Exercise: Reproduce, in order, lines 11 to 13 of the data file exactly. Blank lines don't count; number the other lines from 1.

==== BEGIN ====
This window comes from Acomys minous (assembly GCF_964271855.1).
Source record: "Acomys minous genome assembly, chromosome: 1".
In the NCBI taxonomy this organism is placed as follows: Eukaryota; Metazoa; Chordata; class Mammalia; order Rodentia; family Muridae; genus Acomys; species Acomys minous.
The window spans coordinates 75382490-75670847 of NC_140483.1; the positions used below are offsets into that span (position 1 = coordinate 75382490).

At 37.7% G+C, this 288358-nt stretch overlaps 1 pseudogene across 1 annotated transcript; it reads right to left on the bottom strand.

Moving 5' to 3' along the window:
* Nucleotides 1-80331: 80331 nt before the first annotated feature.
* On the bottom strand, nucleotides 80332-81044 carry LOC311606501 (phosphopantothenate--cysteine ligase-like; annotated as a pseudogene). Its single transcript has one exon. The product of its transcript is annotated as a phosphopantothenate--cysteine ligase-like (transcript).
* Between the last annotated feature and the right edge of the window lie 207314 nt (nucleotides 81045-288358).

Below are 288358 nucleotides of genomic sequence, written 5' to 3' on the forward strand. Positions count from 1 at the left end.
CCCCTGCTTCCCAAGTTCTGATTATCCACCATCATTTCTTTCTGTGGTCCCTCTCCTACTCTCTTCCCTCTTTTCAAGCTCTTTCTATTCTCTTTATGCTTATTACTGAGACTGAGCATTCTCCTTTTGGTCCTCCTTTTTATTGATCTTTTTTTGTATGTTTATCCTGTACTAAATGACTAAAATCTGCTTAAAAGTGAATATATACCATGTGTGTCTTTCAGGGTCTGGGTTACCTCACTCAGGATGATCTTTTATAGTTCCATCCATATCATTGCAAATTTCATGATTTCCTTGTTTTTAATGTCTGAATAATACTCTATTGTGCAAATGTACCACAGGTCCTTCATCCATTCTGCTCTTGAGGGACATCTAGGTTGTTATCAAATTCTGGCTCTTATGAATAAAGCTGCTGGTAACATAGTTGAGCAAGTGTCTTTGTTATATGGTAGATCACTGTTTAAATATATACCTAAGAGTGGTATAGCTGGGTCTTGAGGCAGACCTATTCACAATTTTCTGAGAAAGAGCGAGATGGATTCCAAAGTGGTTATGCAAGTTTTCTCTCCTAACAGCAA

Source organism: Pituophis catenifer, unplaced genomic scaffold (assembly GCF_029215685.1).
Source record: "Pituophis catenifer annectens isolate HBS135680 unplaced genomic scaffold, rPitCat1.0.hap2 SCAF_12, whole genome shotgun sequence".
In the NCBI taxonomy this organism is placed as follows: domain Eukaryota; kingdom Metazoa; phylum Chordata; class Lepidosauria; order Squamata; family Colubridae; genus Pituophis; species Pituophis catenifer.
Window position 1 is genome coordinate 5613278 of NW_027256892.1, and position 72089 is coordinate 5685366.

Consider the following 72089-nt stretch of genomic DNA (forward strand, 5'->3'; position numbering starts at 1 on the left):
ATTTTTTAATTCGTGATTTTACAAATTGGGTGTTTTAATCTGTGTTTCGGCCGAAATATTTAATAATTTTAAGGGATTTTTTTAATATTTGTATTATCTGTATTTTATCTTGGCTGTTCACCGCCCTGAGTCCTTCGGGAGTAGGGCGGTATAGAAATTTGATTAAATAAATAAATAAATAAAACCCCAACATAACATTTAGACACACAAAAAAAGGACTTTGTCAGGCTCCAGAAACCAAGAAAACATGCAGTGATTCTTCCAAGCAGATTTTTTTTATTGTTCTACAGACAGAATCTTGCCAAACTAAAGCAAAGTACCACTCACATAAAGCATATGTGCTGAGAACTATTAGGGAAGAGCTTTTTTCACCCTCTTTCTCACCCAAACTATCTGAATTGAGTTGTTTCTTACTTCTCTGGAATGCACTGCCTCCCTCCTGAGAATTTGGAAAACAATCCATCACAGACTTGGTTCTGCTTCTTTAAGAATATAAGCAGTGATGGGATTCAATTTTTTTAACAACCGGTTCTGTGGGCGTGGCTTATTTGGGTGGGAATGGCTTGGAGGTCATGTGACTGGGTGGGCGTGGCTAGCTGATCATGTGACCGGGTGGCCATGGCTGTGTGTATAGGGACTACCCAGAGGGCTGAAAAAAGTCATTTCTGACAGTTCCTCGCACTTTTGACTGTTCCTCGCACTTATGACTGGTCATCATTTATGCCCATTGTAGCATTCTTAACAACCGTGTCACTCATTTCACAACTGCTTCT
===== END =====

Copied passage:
CCCCTGCTTCCCAAGTTCTGATTATCCACCATCATTTCTTTCTGTGGTCCCTCTCCTACTCTCTTCCCTCTTTTCAAGCTCTTTCTATTCTCTTTATGCTTATTACTGAGACTGAGCATTCTCCTTTTGGTCCTCCTTTTTATTGATCTTTTTTTGTATGTTTATCCTGTACTAAATGACTAAAATCTGCTTAAAAGTGAATATATACCATGTGTGTCTTTCAGGGTCTGGGTTACCTCACTCAGGATGATCTTTTATAGTTCCATCCATATCATTGCAAATTTCATGATTTCCTTGTTTTTAATGTCTGAATAATACTCTATTGTGCAAATGTACCACAGGTCCTTCATCCATTCTGCTCTTGAGGGACATCTAGGTTGTTATCAAATTCTGGCTCTTATGAATAAAGCTGCTGGTAACATAGTTGAGCAAGTGTCTTTGTTATATGGTAGATCACTGTTTAAATATATACCTAAGAGTGGTATAGCTGGGTCTTGAGGCAGACCTATTCACAATTTTCTGAGAAAGAGCGAGATGGATTCCAAAGTGGTTATGCAAGTTTTCTCTCCTAACAGCAA

Source organism: Pituophis catenifer, unplaced genomic scaffold (assembly GCF_029215685.1).
Source record: "Pituophis catenifer annectens isolate HBS135680 unplaced genomic scaffold, rPitCat1.0.hap2 SCAF_12, whole genome shotgun sequence".